The Pew Forum on Religion and Public Life recently released its study "Nones" on the Rise, which stated that the percentage of religiously unaffiliated Americans has risen to 20% - and tops out at 34% among those under 30.
This increase in the unaffiliated corresponds to a decline in those that identify as white (evangelical and mainline) protestants.
There are plenty of takeaways from the report, but it is clear that there are simply fewer and fewer people with whom the church has a traditional, historic affinity - people who might attend a church out of expectation, obligation, or habit, be it for familial, ethnic, or cultural reasons.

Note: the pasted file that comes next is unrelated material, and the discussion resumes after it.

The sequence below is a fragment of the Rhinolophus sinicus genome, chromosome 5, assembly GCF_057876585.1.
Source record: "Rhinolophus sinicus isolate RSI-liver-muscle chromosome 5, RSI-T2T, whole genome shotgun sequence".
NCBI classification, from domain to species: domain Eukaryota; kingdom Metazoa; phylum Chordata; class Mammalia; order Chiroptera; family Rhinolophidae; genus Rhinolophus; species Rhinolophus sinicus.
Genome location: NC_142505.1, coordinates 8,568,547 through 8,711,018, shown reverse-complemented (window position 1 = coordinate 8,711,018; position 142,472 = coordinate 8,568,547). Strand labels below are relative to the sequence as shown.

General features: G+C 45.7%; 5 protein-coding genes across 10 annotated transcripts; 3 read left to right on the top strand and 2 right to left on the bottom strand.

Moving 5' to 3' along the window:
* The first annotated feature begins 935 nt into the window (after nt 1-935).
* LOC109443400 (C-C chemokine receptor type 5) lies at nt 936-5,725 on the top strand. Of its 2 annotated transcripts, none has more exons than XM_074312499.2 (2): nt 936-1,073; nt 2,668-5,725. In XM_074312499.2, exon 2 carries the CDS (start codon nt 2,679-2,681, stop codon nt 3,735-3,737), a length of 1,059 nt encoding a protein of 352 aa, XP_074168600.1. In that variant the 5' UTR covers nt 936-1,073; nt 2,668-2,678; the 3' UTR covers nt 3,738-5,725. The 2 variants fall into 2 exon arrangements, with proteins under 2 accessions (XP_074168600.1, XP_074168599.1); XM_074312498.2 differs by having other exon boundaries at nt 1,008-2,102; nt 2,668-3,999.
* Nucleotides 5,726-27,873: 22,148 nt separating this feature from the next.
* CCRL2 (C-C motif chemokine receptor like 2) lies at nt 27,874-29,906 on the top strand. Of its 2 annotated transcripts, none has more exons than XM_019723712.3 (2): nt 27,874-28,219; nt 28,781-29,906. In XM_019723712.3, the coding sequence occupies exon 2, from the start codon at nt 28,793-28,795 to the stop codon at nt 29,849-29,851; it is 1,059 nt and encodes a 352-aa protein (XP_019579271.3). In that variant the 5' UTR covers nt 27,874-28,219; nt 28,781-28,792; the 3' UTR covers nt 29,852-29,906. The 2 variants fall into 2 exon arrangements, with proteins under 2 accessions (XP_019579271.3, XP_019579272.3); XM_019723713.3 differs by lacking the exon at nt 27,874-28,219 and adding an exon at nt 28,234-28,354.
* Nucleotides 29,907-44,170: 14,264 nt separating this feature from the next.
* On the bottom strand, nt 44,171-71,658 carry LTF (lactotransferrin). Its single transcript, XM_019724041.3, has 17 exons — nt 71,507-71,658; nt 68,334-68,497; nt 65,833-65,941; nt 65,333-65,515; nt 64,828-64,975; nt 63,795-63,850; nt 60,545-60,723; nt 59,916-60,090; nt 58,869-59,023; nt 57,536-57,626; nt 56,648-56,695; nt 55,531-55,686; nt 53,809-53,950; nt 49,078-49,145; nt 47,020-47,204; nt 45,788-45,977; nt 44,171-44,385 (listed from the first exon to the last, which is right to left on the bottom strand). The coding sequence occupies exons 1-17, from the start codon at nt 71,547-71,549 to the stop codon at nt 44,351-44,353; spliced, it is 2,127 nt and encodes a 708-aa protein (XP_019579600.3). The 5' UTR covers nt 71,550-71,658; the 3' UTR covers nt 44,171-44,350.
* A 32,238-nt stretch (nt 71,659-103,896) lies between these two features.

It is also clear that the cultural space the mainline churches inhabit is shrinking fast.
The challenge here is not about finding some great new outreach program, but entering into our culture, which is increasingly defined by the unaffiliated - and discovering, as Elizabeth Drescher has argued, the many spiritual connections there.
This place of the church in culture (or lack thereof) came home to me in a dramatic way on a recent trip to Asheville, North Carolina.